SkyVoyager for the iPhone


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Kevin has sent several videos to us that he recorded during Macworld 2010. This interview is showing us a demonstration of the SkyVoyager App. SkyVoyager accurately shows the sky from any location on Earth, at any time up to 100 years in the past or future. SkyVoyager can show you the sky in same the direction that you’re holding your phone. Shake the phone to activate its compass and accelerometer – now you can identify stars and planets by holding your phone next to them!

You can find any object in the sky by following an arrow that SkyVoyager points in its direction. If you have an older iPhone or iPod Touch, SkyVoyager supports the accelerometer built into your device as well. Tilting the phone now shows you the sky at the same angle that you’re holding your phone. You can stand still without having to twist and stretch your neck. Let your phone do the work for you by moving it around and trying out different positions and angles.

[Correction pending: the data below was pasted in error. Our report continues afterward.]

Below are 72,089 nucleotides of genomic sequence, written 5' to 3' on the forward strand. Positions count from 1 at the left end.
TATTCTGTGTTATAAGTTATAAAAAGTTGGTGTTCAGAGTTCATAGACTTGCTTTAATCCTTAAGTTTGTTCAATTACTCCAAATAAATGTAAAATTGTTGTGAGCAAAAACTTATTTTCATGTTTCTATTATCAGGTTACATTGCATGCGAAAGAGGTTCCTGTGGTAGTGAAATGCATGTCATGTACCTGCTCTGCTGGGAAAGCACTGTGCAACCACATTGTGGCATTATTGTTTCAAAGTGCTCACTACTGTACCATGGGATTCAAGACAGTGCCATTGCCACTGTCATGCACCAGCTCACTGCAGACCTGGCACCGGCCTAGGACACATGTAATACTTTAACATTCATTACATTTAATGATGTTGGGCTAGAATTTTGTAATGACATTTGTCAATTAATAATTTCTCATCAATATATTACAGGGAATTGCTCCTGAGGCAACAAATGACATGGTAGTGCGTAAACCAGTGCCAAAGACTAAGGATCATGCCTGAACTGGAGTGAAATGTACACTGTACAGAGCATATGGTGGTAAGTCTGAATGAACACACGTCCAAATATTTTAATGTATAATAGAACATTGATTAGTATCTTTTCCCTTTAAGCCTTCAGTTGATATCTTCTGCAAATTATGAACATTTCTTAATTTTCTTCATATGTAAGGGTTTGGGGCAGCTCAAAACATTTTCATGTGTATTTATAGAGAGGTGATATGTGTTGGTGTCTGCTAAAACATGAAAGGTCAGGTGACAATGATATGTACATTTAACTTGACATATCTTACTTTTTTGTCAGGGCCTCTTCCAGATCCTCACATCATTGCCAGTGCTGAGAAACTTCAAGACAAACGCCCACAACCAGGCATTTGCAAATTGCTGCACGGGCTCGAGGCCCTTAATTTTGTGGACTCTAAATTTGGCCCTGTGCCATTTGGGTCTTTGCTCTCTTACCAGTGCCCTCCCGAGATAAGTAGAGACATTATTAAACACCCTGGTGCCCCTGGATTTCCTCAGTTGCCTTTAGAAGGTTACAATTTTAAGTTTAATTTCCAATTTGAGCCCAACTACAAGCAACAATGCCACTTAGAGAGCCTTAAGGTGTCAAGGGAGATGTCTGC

SkyVoyager includes more than 1000 descriptions of the constellations, planets, moons, and stars. It contains hundreds of images from NASA space missions and the Hubble Space Telescope. The descriptions are carefully researched and checked for accuracy prior to adding them to the App.

Thanks, Kevin, for an another excellent interview! Would you like to cover conferences, trade shows, and events in exchange for promotion in our YouTube channel and social media networks? Email me to facilitate the process!

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Do You Use VMWare Fusion?


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VMWare Fusion 3.0 is finally here, and is the best way to run Windows on your Mac. Using a Mac doesn’t mean abandoning your Windows applications and devices. Ditch your PC and safely run your favorite Windows programs alongside Mac applications, while continuing to use your Windows-only devices on your Mac. Instantly launch your favorite Windows applications directly from your Dock or the Apple menu bar at any time. Easily switch between apps and minimize them to your Dock, just like you would with Mac apps!